Everyone who knows me knows that I’m a draft person. A person, who above all other horses, loves draft horses. It’s true, I am a draft lover.
Know anyone like that? I think it happened when I got my second horse, a Clydesdale cross who I named Gemini. He knew nothing, I knew nothing. It was a spectacularly terrible mix. Plus, he was incredibly frustrating, and was big enough to overpower me. Sound familiar? Anyone who’s dealt with a draft horse knows what I’m saying. So, how is it that now, I’m crazy about draft horses? Enough to write an article about it?? Well, after years together, it’s safe to say that he won me over… Wholly and completely. Here’s why I love drafts– and why you should too. If you’re debating what kind of horse to get, please, let me weigh in.
Why I love draft horses– and why you should too.
1. They’re just big teddy bears.
The general rule with horses: the bigger they are, the gentler they are. Of course, there are exceptions to all rules, but this is a well accepted one. Draft horses especially (as opposed to large warmbloods or thoroughbreds), have been bred to be gentle giants. They’re generally quiet, cuddly and just plain sweet.
2. They don’t hold grudges.
Part of the calm and quiet mindset means that they’re pretty accepting of their surroundings. If you have a moment while you’re riding where you need to explain something to them, it might take a bit, but they won’t hold anything against you in the future. They’re willing and they generally just want to please you. They are a bit different than other breeds, who might hold grudges after “training moments” or times of frustration for either of you.
3. They’re calm and safe. Usually.
Gentle giants. They’re big, but they don’t have excessive energy or have any grand desire to run. They also aren’t easily spooked, and just take things as they come. They are usually just happy to hang out as long as they have a purpose– whatever job that may be. They’re not known for bolting or spooking, though unique personality is the biggest teller in all horses.
4. They don’t have a harmful bone in their bodies.
I’ve known some horses that just had their own desires of their mind, rather than other people’s. Drafts, on the other hand, generally just want to please you… Which means they aren’t trying to think about how they can avoid you, get away, run off, etc. Even young green horses generally just want to make you happy and they’re trying to figure out how to make that happen.
5. They’re willing to learn (though it may take a little while).
They want to please. They spend a good amount of time just following in line, trying to figure out what you’re asking and how to do it. However, some drafts can be a little slow when it comes to learning something new– it goes along with the quiet calm disposition. They’re not necessarily going to be at-attention at all times, or responsive in a “hot” way. That’s part of what makes them wonderful. Just take it as it is. If you’re not used to it, you will be soon.
6. They’re powerful.
There’s beauty in that power. There’s something about being connected to an animal so large, and having them so in tune with you. It’s a very special thing. Keep in mind though, when they’re frustrated or in the moment of “I’m trying to figure out what you want!!”, they can use that power against you. Many draft horses in training will pull with their shoulders (naturally, their preferred strong part of their body) to get where they want to go. This is all a part of the training process– if you‘re prepared for it you’ll get through it.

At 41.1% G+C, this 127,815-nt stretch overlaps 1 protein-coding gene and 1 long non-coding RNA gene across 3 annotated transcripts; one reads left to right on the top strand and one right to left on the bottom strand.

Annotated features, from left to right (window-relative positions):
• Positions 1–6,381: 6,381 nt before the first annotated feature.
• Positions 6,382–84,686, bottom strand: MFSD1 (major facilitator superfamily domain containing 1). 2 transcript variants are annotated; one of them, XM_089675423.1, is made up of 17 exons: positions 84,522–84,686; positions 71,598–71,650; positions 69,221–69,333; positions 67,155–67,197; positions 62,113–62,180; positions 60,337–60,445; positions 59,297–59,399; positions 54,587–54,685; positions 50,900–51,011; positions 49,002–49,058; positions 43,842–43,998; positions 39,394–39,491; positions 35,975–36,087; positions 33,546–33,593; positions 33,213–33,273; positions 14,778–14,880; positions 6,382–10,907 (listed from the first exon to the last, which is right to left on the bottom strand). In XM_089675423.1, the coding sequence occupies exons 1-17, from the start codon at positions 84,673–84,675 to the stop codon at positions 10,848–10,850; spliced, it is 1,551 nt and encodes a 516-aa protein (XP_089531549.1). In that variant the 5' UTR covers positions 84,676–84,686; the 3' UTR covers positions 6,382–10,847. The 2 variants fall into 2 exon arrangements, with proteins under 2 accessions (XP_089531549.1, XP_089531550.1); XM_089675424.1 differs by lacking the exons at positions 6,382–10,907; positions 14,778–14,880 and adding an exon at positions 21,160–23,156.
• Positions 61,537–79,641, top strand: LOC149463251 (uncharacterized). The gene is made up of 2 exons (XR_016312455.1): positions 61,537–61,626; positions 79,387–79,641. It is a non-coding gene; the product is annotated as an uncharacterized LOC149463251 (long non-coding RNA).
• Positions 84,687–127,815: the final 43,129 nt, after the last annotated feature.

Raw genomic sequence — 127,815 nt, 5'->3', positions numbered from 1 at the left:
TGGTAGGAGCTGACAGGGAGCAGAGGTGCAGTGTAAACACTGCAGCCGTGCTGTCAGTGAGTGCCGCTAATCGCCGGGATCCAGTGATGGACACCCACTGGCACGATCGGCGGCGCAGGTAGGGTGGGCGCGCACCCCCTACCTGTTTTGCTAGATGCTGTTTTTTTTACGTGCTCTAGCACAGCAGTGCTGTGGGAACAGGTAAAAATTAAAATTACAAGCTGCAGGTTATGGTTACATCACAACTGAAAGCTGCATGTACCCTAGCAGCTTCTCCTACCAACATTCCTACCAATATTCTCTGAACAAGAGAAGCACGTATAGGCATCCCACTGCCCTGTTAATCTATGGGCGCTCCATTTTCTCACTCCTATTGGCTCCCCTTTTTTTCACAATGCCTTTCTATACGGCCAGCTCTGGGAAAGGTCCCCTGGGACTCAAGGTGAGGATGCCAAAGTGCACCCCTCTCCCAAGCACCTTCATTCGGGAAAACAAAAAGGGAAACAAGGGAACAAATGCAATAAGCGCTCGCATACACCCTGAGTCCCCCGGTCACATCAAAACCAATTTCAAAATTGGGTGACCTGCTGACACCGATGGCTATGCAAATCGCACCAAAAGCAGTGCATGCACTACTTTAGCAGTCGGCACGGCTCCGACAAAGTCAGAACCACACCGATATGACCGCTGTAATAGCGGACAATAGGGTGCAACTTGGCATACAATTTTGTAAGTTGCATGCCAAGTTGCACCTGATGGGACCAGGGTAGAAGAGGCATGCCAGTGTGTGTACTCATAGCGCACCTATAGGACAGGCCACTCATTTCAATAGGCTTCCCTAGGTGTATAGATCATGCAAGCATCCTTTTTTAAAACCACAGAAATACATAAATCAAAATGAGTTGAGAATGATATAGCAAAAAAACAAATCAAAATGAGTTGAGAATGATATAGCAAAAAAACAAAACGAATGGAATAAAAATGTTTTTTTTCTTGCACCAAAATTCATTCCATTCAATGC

7. You’ll start to get them, and they’ll start to get you.
Drafts have a particular mentality. It’s different from ponies, or Thoroughbreds, or even warmbloods. Those who have lived their lives around draft horses can attest to this. You’ll begin to connect to and understand when they get overwhelemed learning something new, or the situations that they feel most relaxed in. After 12 years riding almost only draft horses, I personally feel the most comfortable around them. I know what I can expect. And after a while, you have just begun to “get each other“.
If drafts are your kind of horse, consider yourself lucky.
They’re not for everyone, it’s true. But if you feel drawn to draft horses, consider yourself lucky. You’re around some of the best, most special horses there are. Of course, I would think that! Who’s your favorite draft horse? Tell us in the comments below.
I have owned 1/4 horses in the past. And indeed they were good companions. I have not had a horse for many years and as I recently purchased ranchland I wanted to get back into horses. Something you wrote was the trigger for me. I have always been drawn to draft horses.Always….so as I now look for a couple horses to buy for basic ranch work I am going to focus on what I am drawn to…..drafts. Thanks for your article…it made sense and has moved me in the right direction.
I’m so glad to hear that Brad, good luck as you’re starting your search. Of course, I think that you’re headed in the right direction. But I love drafts, so I would! Have fun!
Karla Birtchman says
I just stumbled upon this, and I will say that it is pretty great.
I, being a bigger woman, LOVE draft horses. I always have. This thing I struggle with the most is which breed to like more. Just when I think that I love the Clydesdale more than the Percheron, my friend brings home a Belgian. I fell in LOVE with him, but just when I really started loving a Belgian, the Percheron mare goes and has a foal. I love that little boy! HA! I will say, I LOVE them bigger and bigger. The bigger the better. I really do have to say that I really love the dappled grey Percherons (although my friend thinks greys are ugly and only owns blacks), and love the rare Blue Roan too. I am crazy for odd colors. BUT, I love some bald faces, which brings me to the love of Clydesdales. See my problem. So, I think I will just love them all. 🙂 Sure, they are all great, (Belgians, Clydesdales, Percherons, Dutch Heavy Draft, Haflinger (could go two ways), Shires, and Suffolk Punch, etc) You get the point.